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To Kill A Mocking Bird Static and Dynamic Character Project

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Bhavin Soni

on 23 January 2013

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Transcript of To Kill A Mocking Bird Static and Dynamic Character Project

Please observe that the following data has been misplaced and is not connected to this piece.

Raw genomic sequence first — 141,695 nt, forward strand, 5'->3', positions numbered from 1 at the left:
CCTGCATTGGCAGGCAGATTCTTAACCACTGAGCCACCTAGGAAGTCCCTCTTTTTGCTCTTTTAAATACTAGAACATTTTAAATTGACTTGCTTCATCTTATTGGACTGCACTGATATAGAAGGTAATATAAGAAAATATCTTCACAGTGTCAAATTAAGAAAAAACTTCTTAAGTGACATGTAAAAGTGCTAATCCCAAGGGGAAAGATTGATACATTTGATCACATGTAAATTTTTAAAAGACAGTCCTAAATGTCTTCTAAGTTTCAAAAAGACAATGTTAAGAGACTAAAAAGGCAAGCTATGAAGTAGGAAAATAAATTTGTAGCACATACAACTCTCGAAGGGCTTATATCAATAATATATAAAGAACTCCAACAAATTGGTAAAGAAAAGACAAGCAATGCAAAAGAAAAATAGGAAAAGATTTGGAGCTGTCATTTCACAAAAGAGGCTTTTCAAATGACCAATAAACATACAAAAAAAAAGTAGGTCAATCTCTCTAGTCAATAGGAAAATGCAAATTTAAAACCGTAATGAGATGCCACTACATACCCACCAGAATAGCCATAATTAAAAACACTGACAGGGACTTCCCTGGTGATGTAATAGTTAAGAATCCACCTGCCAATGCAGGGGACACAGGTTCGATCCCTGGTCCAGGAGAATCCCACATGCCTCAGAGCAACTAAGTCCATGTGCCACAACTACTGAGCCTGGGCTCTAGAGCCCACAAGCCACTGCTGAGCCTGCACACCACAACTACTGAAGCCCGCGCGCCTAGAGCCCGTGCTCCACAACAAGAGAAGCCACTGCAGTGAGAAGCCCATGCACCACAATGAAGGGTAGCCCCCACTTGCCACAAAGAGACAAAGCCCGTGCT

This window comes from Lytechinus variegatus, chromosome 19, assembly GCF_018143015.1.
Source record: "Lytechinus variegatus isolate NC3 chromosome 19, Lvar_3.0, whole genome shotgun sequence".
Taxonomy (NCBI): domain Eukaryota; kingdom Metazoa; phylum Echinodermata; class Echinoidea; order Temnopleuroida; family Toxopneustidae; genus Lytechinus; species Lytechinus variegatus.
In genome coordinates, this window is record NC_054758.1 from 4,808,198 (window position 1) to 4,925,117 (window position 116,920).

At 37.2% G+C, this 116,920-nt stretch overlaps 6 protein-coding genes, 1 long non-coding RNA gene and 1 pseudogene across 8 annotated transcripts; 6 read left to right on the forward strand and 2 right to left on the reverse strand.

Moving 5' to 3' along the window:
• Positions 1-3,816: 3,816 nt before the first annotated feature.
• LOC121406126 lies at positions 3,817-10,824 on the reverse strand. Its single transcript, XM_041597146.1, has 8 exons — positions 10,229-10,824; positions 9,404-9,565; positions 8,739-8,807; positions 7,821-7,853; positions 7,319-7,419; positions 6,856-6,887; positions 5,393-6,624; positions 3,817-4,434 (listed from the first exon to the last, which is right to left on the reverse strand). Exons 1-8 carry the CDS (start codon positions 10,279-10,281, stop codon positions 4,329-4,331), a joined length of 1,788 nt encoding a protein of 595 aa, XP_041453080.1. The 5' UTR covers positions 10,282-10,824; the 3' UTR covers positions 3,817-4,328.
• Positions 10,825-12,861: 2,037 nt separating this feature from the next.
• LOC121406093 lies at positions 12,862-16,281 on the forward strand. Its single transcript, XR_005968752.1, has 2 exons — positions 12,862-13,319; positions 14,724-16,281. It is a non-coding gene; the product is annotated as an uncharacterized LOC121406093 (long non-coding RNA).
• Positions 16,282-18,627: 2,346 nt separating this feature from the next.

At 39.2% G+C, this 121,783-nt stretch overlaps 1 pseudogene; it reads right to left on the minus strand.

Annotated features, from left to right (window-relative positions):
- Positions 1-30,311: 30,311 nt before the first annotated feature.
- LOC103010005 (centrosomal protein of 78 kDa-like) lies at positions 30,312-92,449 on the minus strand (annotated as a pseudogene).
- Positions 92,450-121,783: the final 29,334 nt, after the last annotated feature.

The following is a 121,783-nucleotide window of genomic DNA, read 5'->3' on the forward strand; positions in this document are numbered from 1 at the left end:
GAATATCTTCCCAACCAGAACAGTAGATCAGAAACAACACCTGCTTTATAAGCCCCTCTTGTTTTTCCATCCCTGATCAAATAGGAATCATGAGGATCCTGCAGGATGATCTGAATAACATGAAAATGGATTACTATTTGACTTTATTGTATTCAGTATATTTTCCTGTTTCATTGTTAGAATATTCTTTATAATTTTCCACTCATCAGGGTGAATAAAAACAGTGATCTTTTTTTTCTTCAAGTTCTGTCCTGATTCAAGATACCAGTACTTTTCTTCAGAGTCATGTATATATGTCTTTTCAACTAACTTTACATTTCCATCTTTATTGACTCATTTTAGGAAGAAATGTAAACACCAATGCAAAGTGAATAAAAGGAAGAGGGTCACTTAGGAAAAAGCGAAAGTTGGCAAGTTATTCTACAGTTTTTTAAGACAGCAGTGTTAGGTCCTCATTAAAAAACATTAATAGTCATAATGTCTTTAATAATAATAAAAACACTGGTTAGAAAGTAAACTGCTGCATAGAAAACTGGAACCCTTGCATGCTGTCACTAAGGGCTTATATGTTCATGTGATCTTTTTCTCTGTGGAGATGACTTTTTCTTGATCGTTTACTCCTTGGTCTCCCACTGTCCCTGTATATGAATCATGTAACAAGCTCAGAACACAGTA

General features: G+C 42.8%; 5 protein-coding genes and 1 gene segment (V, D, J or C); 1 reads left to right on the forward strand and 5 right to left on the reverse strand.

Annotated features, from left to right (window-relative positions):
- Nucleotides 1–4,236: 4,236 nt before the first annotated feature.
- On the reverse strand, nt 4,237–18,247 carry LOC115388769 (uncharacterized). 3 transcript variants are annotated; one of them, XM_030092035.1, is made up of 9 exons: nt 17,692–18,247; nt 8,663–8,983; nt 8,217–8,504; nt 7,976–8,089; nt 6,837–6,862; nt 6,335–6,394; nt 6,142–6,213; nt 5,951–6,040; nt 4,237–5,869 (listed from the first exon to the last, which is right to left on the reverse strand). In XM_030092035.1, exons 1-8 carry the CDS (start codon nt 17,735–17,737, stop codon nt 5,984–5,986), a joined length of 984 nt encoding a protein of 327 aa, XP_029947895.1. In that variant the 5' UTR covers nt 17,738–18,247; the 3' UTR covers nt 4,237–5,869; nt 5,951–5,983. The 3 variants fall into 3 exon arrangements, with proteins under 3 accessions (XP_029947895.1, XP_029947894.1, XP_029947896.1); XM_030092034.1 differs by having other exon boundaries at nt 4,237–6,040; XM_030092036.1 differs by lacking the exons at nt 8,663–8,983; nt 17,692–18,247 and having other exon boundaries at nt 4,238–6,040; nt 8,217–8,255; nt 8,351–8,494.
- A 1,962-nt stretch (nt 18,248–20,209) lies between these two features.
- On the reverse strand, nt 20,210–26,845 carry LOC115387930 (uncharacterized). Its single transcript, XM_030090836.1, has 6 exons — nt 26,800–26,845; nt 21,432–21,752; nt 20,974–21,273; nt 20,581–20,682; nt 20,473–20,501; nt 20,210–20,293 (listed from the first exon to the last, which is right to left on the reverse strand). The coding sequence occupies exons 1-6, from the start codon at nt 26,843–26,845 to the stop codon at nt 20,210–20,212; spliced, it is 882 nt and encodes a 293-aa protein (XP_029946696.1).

A TRULLY STATIC CHARACTER Atticus Finch ATTICUS FINCH Morality Righteousness and Equity Strength A static character is a character who's perspective and choices remain the same throughout the beginning of the novel to the very end. A static character is consistent throughout the whole novel and does not undergo a major change. Atticus Finch fits the definition of a static character for he shows outstanding intellect and understanding for life. He has experienced many events in which his personality could have been altered but he stayed consistent all throughout the novel. Atticus Finch is a static character because he is able to teach his children morality, he has always been honest, and believes in righteousness and equity. He has never gone out of character all throughout the book, he is able to maintain and stabilize a certain nature recognizable to mostly all the people of Maycomb. Atticus proves to have great morals. He lives by a set of rules of expectations and he makes sure that his children live by them as well. As a single parent, Atticus has never changed for the lives of his children. He had remained who he is and taught Jem and Scout good morals. Atticus tries to ensure his children, especially Scout, get ‘through it [Tom Robinson’s case] without bitterness, and most of all, without Maycomb’s usual disease.” (Lee 100.) This ‘disease” Atticus refers to is racism and prejudice. Atticus is a strong supporter against racism and prejudice, he will never offend any innocent or misjudged African-American. He teaches this lesson of being equal and fair to Jem and Scout and sets an example.This is significant because if Atticus were to stop advising Scout and Jem about racism and they heard wrong from others in Maycomb, there wounl not be this dearly affection between the parent and their child. Jem and Scout would become rebellious against Atticus because he was supporting and defending a black man. Atticus though, is not like this and wants his children to respect him. This causes him to show great morals and teach how to treat each person equally. He never seeks revenge and shows sympathy for almost everyone. Though, he has strong feeling toward racism and had strongly stated, "As you grow older, you'll see white men cheat black men every day of your life, but let me tell you something and don't you forget it – whenever a white man does that to a black man, no matter who he is, how rich he is, or how fine a family he comes from, that white man is trash." (Lee 365.) Atticus has never given up on these morals throughout the book. He has strength in guiding his children and himself throughout the dense fog and into the beautiful light of the sun. Atticus is never being a hypocrite to his methods of teaching and he never changed his perspective on racism. Atticus has always been righteous and equal toward law, he has proven himself worthy in court and he shows this equity outside the court as well. As his duty as a lawyer, he meets all the characteristic requirements to remain dutiful and provide justice. Atticus proves to be very strong and dutiful everywhere he goes. He knows the consequences for one’s actions and he pertains to the law. One of the many reasons as to why Atticus took Tom Robinson’s case (other than the judge telling him to take it) is because it is the right thing to do and everyone should be able to have a lawyer. Plus, Atticus cannot risk the fact that his children might never respect him again knowing that he taught them how to act rightly. He also knows the difference from opinion and truth as he had strongly stated in court during Tom Robinson’s trial, "The witnesses for the state have presented themselves to you gentlemen, to this court, in the cynical confidence that their testimony would not be doubted, confident that you gentlemen would go along with them on the assumption-the evil assumption-that all Negroes lie, that all Negroes are basically immoral beings, that all Negro men are not to be trusted around our women, an assumption one associates with minds of their caliber. Which, gentlemen, we know is in itself a lie as black as Tom Robinson's skin, a lie I do not have to point out to you. You know the truth, the truth is this: some Negroes lie, some Negroes are immoral, some Negro men cannot be trusted around women, black or white. But this is a truth that applies to the human race and to no particular race of men.” (Lee 232.) This quote strong supports how strongly Atticus supports the power of justice and equity. Atticus has always been strong in doing what is right and is determined serve law, which shows his great correlation as a lawyer. Another example for his static character trait would be when Boo Radley saves Scout and Jem from Bob Ewell. Atticus had believed Jem had stabbed Mr. Ewell and wanted justice for the crime. He wanted his children to respect him and not go against his words, for he would not be able to live like this. Atticus had a strong respect for law and his personality never changes, even when putting his own child against the law. Atticus Finch is never weary of strength throughout the novel. Though he is tired in many cases, he still has that strength inside of him willing to fight anything in his way. Atticus is still that strong man in “To Kill a Mockingbird,” never changed. Some examples of his strength are at the court case and his will to keep on fighting for Tom Robinson, his strength to keep all the insults inside him and not let it get the better of him, his strength of handling mighty tasks, and most of all his strength to raise and protect his only children. Atticus’s strength was something special during the case because not only did he fight because he had to and wanted to, it was because he was fighting for the benefit of Maycomb, for Jem and Scout, for morals, and for the blacks, whether he knew it or not. He showed the people of Maycomb the wrongness of racism, he needed to show Jem and Scout not be racist and that whites and blacks are equal, he needed to do the right thing, and him fighting for one black was like fighting for all the blacks. Another example of a great strength Atticus showed was his ability to raise Jem and Scout on his own and with some help of Aunt Alexander and Calpurnia. Atticus has properly and strongly brought up Jem and Scout to respectable young children. He had many hardships dealing with the negative influence that had affected his kids, but he eventually got through their heads. Throughout the novel Atticus has never broken in strength, he keeps his mental and physical aspects to himself and does not let others underestimate him. Words of all kinds were jabbed and strongly thrown at Attticus, but he had all the strength he needed to ignore and hold his head up high. Atticus is never at the edge of the battle, he is always pushing to the limit. Atticus had said to Jem once, “Courage is not a man with a gun in his hand. It's knowing you're licked before you begin but you begin anyway and you see it through no matter what. You rarely win, but sometimes you do." (Lee 185.) This is why Atticus is a strong character, he understands and portrays his wisdom of knowledge and life. Wisdom "You never really understand a person until you consider things from his point of view - until you climb into his skin and walk around in it." (Lee 48.) Understanding/ Meaning of Life “Shoot all the blue jays you want, if you can hit 'em, but remember it's a sin to kill a mockingbird.” (Lee 49.) http://fc06.deviantart.net/fs71/i/2010/145/c/9/Atticus_Finch_by_Crispy_Gypsy.jpg